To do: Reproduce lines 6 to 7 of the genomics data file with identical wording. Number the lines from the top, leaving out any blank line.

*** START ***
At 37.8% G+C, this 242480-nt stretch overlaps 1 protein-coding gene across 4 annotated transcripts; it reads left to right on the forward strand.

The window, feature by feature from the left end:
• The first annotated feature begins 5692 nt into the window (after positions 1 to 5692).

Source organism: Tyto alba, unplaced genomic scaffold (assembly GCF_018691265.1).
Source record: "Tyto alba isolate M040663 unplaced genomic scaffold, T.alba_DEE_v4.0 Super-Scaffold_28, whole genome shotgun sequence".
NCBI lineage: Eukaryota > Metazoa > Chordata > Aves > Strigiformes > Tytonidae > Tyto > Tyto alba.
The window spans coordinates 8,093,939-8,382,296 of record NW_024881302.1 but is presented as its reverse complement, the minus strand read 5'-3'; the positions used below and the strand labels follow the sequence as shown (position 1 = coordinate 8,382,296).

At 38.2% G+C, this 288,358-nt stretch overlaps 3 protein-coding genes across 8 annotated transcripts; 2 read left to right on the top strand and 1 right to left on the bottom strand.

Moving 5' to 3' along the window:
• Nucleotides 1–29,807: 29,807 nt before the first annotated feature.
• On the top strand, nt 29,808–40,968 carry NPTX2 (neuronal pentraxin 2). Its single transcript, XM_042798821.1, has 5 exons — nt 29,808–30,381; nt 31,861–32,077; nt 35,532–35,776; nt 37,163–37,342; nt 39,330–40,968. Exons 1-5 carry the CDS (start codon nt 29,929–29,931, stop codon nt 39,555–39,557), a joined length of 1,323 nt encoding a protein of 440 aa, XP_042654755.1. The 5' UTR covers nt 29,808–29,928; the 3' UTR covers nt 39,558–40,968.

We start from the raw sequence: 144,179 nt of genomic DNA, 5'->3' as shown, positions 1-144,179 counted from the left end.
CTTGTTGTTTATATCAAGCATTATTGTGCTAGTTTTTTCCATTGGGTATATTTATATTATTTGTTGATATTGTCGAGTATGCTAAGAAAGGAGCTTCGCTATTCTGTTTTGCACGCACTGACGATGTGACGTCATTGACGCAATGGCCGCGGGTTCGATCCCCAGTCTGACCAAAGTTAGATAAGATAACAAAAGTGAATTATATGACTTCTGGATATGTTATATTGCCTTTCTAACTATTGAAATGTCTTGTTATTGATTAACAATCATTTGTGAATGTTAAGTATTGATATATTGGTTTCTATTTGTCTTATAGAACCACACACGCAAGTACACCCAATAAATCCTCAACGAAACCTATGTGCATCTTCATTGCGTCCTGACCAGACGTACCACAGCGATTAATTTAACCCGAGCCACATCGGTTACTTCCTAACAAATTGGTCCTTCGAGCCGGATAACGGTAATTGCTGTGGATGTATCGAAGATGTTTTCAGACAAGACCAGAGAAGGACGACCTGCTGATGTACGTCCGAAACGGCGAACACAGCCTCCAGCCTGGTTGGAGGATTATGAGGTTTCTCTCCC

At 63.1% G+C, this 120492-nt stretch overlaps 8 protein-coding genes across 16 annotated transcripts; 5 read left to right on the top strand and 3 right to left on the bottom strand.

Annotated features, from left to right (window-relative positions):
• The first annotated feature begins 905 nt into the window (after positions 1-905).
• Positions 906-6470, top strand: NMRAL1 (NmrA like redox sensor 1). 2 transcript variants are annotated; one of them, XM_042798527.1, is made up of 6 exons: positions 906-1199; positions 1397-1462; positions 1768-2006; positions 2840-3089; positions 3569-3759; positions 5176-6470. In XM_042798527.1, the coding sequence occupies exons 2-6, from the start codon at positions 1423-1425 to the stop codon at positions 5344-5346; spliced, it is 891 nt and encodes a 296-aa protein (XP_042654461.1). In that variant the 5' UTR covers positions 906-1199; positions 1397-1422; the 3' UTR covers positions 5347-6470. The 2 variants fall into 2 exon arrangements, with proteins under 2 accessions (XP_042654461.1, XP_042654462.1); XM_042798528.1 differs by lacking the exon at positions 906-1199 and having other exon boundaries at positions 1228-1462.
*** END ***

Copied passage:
NCBI lineage: Eukaryota > Metazoa > Chordata > Aves > Strigiformes > Tytonidae > Tyto > Tyto alba.
The window spans coordinates 8,093,939-8,382,296 of record NW_024881302.1 but is presented as its reverse complement, the minus strand read 5'-3'; the positions used below and the strand labels follow the sequence as shown (position 1 = coordinate 8,382,296).